click any photo to view this story's photo gallery
published: Wednesday, June 08, 2011
Helping solve a stellar mystery
By CHRISTOPHER TUFFLEY
SEBRING -- Christopher Stephan is a tall man with a deep, resonant voice. He teaches science at Avon Park Middle School, driven by a passion for his subject and a desire to awaken students to the world around them.
He is the kind of man who lives the observant life he hopes to inspire in his students. His garden is filled with native plants that attract local insects and birds for his study. He regularly uses the telescope he built himself and anchored in his backyard.
This is one reason Stephan joined the Citizen Sky Project -- an ambitious endeavor that combined research by both amateur and professional astronomers.
The object of study was Episilon Aurigae, a mysterious formation so far from Earth it is hard to understand, especially because its orbit does not conform to known precedents.
Because it is so far away it looks like a single star, but over time scientists noticed a regular dimming and brightening of its light. This traditionally indicates a dual object scenario, with some object circling a star causing eclipses at regular intervals.
The thing that is fascinating, Stephan said, "is that most eclipses last three to four hours, at the most a few days, but with this one, the eclipse cycle occurs only every 27.1 years, and the eclipse lasts for days (much longer than ever seen before). The last eclipse was in the 1980s. Now equipment is so much better, we're hoping to discover more."
Preparing for the eclipse two years ago, scientists understood they would need considerable help to collect enough data. They turned to the world of the amateur astronomer and the American Association of Variable Stars.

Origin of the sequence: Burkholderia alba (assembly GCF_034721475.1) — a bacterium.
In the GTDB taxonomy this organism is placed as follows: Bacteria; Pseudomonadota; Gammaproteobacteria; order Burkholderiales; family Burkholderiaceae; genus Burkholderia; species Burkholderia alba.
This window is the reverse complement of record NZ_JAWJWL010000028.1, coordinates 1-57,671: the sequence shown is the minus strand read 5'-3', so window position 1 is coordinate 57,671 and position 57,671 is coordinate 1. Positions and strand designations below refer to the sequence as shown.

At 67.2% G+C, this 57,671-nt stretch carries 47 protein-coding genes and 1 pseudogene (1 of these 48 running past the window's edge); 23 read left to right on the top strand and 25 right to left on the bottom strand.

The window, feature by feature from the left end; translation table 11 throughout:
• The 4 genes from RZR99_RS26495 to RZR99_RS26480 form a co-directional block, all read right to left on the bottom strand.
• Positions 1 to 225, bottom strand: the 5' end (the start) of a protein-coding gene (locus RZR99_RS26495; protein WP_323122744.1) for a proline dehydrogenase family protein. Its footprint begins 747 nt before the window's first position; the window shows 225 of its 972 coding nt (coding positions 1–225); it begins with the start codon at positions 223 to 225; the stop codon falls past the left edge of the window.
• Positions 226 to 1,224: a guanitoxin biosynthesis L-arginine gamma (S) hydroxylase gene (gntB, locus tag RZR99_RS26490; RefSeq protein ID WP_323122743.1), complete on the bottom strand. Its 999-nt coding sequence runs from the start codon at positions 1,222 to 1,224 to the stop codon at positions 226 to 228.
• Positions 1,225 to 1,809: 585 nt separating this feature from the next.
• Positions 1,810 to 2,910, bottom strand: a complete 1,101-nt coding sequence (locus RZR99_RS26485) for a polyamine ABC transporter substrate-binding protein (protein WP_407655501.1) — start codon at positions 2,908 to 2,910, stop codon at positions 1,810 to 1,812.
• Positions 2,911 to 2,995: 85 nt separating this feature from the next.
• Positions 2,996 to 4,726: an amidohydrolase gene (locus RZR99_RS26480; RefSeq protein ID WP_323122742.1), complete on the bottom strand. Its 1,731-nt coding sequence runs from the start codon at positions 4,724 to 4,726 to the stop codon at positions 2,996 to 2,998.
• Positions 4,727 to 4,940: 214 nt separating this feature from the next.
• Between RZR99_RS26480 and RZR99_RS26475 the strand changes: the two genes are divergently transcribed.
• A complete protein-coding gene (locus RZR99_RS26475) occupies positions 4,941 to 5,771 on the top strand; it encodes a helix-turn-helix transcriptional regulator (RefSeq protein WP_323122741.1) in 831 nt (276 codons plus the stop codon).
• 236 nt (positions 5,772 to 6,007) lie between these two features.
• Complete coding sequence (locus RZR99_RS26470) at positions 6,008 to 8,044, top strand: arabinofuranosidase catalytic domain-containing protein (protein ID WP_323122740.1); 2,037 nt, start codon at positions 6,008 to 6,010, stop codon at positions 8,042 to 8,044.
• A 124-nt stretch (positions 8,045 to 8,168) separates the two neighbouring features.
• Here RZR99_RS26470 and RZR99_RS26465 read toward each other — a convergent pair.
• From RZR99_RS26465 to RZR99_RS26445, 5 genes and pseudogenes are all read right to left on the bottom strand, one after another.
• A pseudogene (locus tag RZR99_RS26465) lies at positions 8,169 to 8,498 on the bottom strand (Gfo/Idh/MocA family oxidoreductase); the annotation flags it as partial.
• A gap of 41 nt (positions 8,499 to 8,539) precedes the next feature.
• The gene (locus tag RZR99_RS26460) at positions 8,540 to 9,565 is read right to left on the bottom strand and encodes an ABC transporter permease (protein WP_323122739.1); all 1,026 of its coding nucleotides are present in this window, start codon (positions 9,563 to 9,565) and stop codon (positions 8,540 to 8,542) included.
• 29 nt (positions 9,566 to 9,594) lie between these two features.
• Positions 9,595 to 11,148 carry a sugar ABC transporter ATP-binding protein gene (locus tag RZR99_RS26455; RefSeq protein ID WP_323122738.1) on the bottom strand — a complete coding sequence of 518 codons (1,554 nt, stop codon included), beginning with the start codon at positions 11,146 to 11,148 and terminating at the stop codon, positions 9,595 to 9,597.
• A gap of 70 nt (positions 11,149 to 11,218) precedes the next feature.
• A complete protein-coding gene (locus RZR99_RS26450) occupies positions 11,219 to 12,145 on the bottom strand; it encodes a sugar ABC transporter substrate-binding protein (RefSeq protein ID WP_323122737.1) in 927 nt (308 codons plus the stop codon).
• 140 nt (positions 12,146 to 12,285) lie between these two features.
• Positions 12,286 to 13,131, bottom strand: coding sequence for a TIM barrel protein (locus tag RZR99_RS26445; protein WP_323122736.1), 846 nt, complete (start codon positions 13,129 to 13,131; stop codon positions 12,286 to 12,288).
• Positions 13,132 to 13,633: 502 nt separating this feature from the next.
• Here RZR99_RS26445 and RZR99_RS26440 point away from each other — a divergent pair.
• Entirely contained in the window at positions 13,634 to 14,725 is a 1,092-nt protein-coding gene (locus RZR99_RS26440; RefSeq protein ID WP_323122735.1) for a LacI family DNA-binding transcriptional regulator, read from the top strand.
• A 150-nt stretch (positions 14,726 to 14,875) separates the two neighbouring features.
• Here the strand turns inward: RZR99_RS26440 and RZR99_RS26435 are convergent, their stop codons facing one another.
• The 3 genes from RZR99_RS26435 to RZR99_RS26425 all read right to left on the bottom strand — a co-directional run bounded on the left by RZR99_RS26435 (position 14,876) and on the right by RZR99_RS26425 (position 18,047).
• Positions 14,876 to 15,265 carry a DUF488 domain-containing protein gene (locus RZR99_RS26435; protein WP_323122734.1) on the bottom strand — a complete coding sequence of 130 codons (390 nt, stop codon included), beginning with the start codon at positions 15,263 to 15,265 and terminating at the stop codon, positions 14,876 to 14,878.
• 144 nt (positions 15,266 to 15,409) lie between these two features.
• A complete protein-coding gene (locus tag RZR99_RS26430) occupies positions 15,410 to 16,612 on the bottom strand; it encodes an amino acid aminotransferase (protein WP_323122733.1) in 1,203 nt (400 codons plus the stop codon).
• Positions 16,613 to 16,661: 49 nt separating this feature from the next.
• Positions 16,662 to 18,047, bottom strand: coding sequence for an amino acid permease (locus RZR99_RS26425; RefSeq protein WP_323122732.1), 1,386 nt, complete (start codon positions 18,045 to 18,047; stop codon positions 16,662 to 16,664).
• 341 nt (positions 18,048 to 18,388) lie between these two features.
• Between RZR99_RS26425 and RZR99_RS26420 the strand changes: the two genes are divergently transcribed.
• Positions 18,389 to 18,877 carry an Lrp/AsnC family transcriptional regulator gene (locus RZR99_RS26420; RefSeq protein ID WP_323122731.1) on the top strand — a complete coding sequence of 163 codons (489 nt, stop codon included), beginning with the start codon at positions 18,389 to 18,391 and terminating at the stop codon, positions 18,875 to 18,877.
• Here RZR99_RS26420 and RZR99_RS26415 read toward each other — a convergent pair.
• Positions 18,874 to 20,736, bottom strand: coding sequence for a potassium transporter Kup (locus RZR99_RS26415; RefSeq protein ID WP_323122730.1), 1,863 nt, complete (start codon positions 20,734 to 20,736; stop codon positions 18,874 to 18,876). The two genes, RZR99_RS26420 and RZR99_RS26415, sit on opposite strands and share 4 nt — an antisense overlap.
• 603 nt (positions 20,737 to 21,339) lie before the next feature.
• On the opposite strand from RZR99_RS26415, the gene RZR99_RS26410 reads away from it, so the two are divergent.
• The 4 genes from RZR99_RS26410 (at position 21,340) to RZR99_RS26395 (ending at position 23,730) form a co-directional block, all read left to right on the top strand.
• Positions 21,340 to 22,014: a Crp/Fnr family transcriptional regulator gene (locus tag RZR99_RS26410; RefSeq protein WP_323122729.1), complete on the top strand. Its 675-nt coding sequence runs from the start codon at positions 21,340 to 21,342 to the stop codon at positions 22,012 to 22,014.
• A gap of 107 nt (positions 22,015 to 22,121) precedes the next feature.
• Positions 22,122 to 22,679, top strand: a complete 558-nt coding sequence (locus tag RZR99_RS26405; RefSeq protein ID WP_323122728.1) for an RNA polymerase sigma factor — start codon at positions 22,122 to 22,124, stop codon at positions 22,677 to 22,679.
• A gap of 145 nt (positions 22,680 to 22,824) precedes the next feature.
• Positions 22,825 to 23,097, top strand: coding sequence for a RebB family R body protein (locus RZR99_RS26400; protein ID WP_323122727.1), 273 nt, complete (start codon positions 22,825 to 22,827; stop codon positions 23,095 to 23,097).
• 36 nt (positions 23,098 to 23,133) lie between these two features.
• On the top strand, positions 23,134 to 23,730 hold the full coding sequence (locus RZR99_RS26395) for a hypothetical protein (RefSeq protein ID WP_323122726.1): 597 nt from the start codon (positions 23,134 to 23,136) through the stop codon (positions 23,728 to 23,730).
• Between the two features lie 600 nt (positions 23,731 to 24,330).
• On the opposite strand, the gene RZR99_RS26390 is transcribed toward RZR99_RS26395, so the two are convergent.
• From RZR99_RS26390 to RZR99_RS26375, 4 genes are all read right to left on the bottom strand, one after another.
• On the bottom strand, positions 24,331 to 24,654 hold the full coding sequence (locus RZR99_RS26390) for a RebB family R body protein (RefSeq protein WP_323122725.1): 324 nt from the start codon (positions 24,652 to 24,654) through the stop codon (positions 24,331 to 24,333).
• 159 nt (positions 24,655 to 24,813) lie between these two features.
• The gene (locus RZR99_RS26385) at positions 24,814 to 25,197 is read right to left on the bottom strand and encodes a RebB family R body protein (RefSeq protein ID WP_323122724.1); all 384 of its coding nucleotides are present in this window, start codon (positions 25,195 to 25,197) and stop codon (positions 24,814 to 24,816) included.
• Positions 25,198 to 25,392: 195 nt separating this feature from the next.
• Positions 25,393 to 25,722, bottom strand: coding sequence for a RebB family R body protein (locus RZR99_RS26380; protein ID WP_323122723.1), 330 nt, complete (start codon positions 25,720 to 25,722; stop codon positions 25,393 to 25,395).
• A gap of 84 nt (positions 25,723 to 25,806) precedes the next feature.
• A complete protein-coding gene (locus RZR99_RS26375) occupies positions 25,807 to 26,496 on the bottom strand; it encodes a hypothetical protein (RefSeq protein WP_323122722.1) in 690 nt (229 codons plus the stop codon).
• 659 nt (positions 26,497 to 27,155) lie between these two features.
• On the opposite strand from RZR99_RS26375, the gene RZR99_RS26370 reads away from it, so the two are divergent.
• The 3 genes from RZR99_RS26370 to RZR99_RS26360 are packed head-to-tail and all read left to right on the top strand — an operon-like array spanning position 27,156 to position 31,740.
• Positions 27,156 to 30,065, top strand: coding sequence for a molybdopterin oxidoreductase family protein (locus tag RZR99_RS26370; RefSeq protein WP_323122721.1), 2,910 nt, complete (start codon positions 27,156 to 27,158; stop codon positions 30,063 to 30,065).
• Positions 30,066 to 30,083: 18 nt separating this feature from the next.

For the better part of a year, individuals watched Episilon Aurigae go through its eclipse from all over the world -- India, Ireland, Mexico and Stephan here in Highlands County, for example. All communicated over the Internet.
Stephan attended conferences on the project in Chicago and at the California Academy of the Sciences to prepare.
He helped train his fellow backyard astronomers, and because of his knowledge and ability to explain the complex, was asked to take part in a documentary about the work, called "Mystery In The Sky."
What is most exciting to him, beyond the joy of staring into the universe, is working with professional scientists.
"I'm thrilled to be a part of it," Stephan said. "Up until about 20 years ago professionals didn't want anything to do with amateurs. Now we have a good working relationship. It's a wonderful, wonderful thing."
He smiled broadly and spread his hands. "That a local middle school teacher could be a part of this worldwide effort is thrilling, let alone one in little old Highlands County."
The data, having been collected over the past year, are now being studied closely.
One theory being discussed is the possibility the second object is not a planet or solid object at all, but a huge disc shaped cloud that orbits the star.
Several teams will publish papers on the observations.
Stephan credits his father for opening him up to science.
"I caught the bug early," he said, remembering a science teacher who let him borrow the school's telescope on occasion.
"You have to catch them while they're young," Stephan said, referring to students.
"That's why I like teaching middle school, they are still willing to follow. In high school they already know everything and think adults are useless."
There is one ongoing change that disturbs Stephan -- the increasing light pollution that makes studying stars more and more difficult as the night sky washes out and the stars disappear from view.
Increasingly, he said, Florida is losing its dark skies. In fact, Highlands County has one of the few areas -- in the southern part of the county near Venus -- that still shows dark in satellite night time pictures.
The day will come, he said, when observing the sky will be impossible.
He worries that exciting students to study astronomy, or even appreciate the scientific method, will become harder as the natural world recedes and people stop looking into the sky altogether.
Christpher (by: Rusty Shackleford - 6/11/2011)
Cool story. You alway's find interesting material. Astronomy is fun. So cool even Blue Oyster Cult wrote a song about it!
Small Banner Ads